Market Conditions

Pay attention to market conditions – they will have a definite impact on your position as a buyer. The table below lists the influences that different conditions may have on you. Impact and expenses may vary, depending on your area.

Market Conditions Characteristics Implications
Buyer’s Market The supply of homes on the market exceeds the demand. High inventory of homes. Few buyers compared to availability. Homes are on the market longer. Prices tend to drop. More time to look for a home. More negotiating leverage.
Seller’s Market There are more buyers looking to buy a home than there are homes on the market. Smaller inventory of homes. Many buyers. Homes sell quickly. Prices usually increase. May have to pay more and make decisions quickly. Conditional offers may be rejected.
Balanced Market The number of homes on the market is equal to the number of buyers. Sellers accept reasonable offers. Homes sell within an acceptable time period. Prices are generally stable. More relaxed atmosphere. Reasonable number of homes to choose from..


Types of Home Ownership

What type of home ownership is right for me?

There are three broad categories of home ownership:

1. Freehold

The owner owns the house and the grounds.

Freehold homes offer the most privacy and freedom of choice of any type of home. Homeowners are free to decorate and renovate as they please. They are also responsible for all the maintenance both indoors and out.

Freehold is the most common type of home ownership.

2. Condominium

The homeowner owns the unit and shares in ownership of common elements. Condominiums are usually apartment buildings, but also include townhouse developments and developments of detached buildings on private roads.

The homeowner is responsible for the interior area of the unit (everything from the plaster in). The condominium association is responsible for the up-keep of the exterior of the building, common interior elements (halls, elevators and parking garages, for example) and the grounds. All condominium owners pay a monthly fee to the condominium association to cover maintenance costs and common utility fees and taxes.

Condominiums often have strict rules regarding noise, use of common areas, and renovations to units. Condominium residents often enjoy less privacy than residents of detached homes.

Condominiums are usually less expensive than freehold houses.

3. Co-operative

Co-operatives (or co-ops) are similar to condominiums but instead of owning your unit, you own a share in the entire building or complex.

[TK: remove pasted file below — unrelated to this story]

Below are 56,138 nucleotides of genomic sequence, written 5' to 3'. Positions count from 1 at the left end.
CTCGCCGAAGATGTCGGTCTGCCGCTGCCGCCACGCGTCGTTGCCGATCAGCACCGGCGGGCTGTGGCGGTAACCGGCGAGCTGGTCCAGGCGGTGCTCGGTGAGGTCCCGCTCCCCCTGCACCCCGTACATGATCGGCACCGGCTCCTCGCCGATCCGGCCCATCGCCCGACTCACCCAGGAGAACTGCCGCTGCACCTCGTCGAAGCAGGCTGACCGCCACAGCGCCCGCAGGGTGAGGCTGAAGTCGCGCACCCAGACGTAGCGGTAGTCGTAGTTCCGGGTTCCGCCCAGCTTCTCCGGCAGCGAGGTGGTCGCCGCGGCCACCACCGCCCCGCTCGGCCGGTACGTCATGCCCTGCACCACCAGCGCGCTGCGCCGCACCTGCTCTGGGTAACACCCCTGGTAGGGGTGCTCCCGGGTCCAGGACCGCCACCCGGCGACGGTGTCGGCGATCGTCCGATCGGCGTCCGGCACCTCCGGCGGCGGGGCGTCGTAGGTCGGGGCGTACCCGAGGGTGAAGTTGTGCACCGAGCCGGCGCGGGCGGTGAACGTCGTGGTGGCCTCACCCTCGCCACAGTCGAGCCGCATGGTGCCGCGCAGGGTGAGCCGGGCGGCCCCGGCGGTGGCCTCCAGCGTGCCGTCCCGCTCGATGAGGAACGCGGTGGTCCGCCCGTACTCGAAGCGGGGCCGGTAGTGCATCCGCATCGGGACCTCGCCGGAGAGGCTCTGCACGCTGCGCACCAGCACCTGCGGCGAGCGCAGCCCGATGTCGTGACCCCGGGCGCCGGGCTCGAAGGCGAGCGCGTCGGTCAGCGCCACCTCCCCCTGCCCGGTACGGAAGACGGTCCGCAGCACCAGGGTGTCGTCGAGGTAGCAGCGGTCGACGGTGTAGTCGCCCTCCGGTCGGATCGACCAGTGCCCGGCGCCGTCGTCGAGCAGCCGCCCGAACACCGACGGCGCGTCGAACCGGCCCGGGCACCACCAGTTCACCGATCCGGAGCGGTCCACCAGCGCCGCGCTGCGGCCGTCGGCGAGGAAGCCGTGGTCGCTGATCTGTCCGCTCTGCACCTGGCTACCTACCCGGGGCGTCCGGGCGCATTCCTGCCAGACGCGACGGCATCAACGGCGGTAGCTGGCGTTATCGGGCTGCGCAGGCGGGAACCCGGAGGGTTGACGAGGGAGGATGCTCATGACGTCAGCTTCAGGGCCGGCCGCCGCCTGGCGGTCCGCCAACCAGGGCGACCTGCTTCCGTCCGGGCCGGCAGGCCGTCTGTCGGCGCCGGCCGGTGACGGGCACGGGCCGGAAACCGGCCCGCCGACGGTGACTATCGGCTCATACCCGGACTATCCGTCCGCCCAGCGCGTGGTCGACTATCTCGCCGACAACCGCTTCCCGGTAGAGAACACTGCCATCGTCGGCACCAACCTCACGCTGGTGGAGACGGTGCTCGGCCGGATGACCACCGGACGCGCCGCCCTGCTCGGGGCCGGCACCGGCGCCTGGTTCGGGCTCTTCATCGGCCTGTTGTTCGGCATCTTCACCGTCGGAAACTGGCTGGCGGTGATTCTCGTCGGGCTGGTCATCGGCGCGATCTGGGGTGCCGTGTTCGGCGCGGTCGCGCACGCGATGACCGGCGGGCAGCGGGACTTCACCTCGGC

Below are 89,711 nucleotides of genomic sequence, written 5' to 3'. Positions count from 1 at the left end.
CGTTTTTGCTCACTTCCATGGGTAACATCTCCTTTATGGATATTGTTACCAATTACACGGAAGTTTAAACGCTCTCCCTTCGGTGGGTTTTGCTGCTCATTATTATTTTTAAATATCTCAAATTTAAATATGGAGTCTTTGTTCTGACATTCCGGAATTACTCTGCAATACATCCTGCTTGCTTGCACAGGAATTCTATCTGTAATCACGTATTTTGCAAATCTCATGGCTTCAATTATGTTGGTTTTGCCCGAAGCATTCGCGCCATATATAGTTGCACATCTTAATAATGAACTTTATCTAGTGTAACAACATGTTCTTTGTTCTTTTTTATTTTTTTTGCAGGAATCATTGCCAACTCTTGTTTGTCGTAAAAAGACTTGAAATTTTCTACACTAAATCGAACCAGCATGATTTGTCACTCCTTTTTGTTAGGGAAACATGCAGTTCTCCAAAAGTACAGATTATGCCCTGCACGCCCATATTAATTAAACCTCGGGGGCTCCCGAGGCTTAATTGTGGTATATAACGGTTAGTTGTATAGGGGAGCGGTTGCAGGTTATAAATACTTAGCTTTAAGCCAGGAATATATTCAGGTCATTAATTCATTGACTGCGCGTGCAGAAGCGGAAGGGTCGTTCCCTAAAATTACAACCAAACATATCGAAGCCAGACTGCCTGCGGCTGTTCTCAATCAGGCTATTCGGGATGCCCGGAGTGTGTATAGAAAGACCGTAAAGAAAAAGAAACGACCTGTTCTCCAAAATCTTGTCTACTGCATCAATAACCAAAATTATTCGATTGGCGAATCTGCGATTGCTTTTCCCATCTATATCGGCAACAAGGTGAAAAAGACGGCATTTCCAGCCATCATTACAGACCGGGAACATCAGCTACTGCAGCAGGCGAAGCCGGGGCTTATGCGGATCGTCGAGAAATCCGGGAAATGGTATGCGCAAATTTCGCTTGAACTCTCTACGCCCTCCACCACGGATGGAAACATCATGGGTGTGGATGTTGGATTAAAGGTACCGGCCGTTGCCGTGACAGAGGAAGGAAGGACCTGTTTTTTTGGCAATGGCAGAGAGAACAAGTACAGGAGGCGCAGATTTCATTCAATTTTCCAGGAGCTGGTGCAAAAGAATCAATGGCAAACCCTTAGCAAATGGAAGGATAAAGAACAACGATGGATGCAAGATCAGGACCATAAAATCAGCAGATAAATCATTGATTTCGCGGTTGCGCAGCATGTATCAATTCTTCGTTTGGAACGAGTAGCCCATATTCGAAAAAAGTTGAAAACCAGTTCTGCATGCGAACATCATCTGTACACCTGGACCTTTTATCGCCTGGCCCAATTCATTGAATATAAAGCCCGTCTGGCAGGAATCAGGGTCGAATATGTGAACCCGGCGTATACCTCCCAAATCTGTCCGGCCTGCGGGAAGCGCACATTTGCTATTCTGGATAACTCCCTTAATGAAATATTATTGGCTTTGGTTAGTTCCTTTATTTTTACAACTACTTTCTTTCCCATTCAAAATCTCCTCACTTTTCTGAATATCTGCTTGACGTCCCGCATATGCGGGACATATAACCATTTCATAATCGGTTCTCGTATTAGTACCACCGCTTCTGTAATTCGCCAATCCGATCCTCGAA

Co-op residents pay for maintenance and repairs through monthly fees and are subject to the rules and regulations of the co-op board.

If you decide to sell your shares and move out, the co-op board has the right to reject your prospective buyer.


Once you’ve found the home you’re interested in, it’s time to make an offer. Deciding what to offer is one of the most difficult decisions to make. Offer too little and you stand a chance of losing the house (particularly in a seller’s market). On the other hand, nobody wants to pay more for something than it’s worth.

Depass Real Estate can help you enormously by showing you what comparable houses are selling for, helping you assess the condition of the house, and judging the type of competition you may face. Once you have decided on the price you are prepared to offer, we will draft the offer and explain the details to you.

Depass Real Estate will communicate the offer, sometimes known as an Offer to Purchase (a legal document specifying the offers terms and conditions) to the seller, or the seller’s representative, on your behalf.

The offer can be firm or conditional.

Firm Offer to Purchase: usually preferable to the seller, because it means that you are prepared to purchase the home without any conditions. If the offer is accepted, the home is yours.

Conditional Offer to Purchase: means that you have placed one or more conditions on the purchase, such as subject to home inspection, subject to financing, or subject to the sale of the buyer’s existing home. The home is not sold until all the conditions have been met.

Making An Offer


When you’re making an offer to buy a home, there are six main elements to consider:

1. Price

The price you offer reflects your opinion of the value of the house and is determined by the condition of the property and local market factors. You can make any offer you like. It does not have to be the same as the seller’s asking price.

2.  Deposit

The deposit shows your good faith and will be applied against the purchase of the home when the sale closes. Your Realtor can advise you on an appropriate amount.

 3. Terms

Include the total price offered and the financing details. You may arrange your own financing or ask to assume the seller’s mortgage, especially if it has an attractive interest rate.

 4. Conditions

Conditions are items that must be completed or fulfilled prior to an offer being concluded. These can include subject to home inspection, subject to you obtaining financing, or subject to you selling your existing property.

5. Inclusions and exclusions

Your offer may be contingent on certain items being either included or excluded in the sale. These might include appliances, fixtures, and decorative items, such as window coverings or mirrors.

6. Closing or possession date

The closing date is generally the day the title of the property is legally transferred and the transaction of funds finalized, unless otherwise specified (except in Manitoba and Quebec). In British Columbia the possession date is legally one to three days after closing.


Once your offer to purchase has been drafted, it will be presented to the seller as soon as possible. The seller can accept your offer, reject it, or make a counter offer.